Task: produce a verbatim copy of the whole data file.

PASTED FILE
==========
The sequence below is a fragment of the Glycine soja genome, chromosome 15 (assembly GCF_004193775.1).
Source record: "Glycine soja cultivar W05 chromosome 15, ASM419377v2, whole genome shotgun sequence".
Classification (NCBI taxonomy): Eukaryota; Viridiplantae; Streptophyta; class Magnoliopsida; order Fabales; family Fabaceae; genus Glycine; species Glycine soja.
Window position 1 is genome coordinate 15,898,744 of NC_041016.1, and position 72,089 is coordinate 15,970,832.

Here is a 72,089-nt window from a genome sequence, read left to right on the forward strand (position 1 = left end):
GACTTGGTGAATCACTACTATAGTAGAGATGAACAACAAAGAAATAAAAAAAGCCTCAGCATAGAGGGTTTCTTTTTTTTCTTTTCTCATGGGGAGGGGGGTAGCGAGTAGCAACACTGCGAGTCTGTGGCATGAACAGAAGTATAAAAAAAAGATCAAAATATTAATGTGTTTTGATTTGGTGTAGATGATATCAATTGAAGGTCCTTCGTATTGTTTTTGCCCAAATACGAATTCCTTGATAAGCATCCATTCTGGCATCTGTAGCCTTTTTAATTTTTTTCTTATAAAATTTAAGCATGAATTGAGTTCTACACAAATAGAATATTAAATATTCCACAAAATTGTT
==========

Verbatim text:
The sequence below is a fragment of the Glycine soja genome, chromosome 15 (assembly GCF_004193775.1).
Source record: "Glycine soja cultivar W05 chromosome 15, ASM419377v2, whole genome shotgun sequence".
Classification (NCBI taxonomy): Eukaryota; Viridiplantae; Streptophyta; class Magnoliopsida; order Fabales; family Fabaceae; genus Glycine; species Glycine soja.
Window position 1 is genome coordinate 15,898,744 of NC_041016.1, and position 72,089 is coordinate 15,970,832.

Here is a 72,089-nt window from a genome sequence, read left to right on the forward strand (position 1 = left end):
GACTTGGTGAATCACTACTATAGTAGAGATGAACAACAAAGAAATAAAAAAAGCCTCAGCATAGAGGGTTTCTTTTTTTTCTTTTCTCATGGGGAGGGGGGTAGCGAGTAGCAACACTGCGAGTCTGTGGCATGAACAGAAGTATAAAAAAAAGATCAAAATATTAATGTGTTTTGATTTGGTGTAGATGATATCAATTGAAGGTCCTTCGTATTGTTTTTGCCCAAATACGAATTCCTTGATAAGCATCCATTCTGGCATCTGTAGCCTTTTTAATTTTTTTCTTATAAAATTTAAGCATGAATTGAGTTCTACACAAATAGAATATTAAATATTCCACAAAATTGTT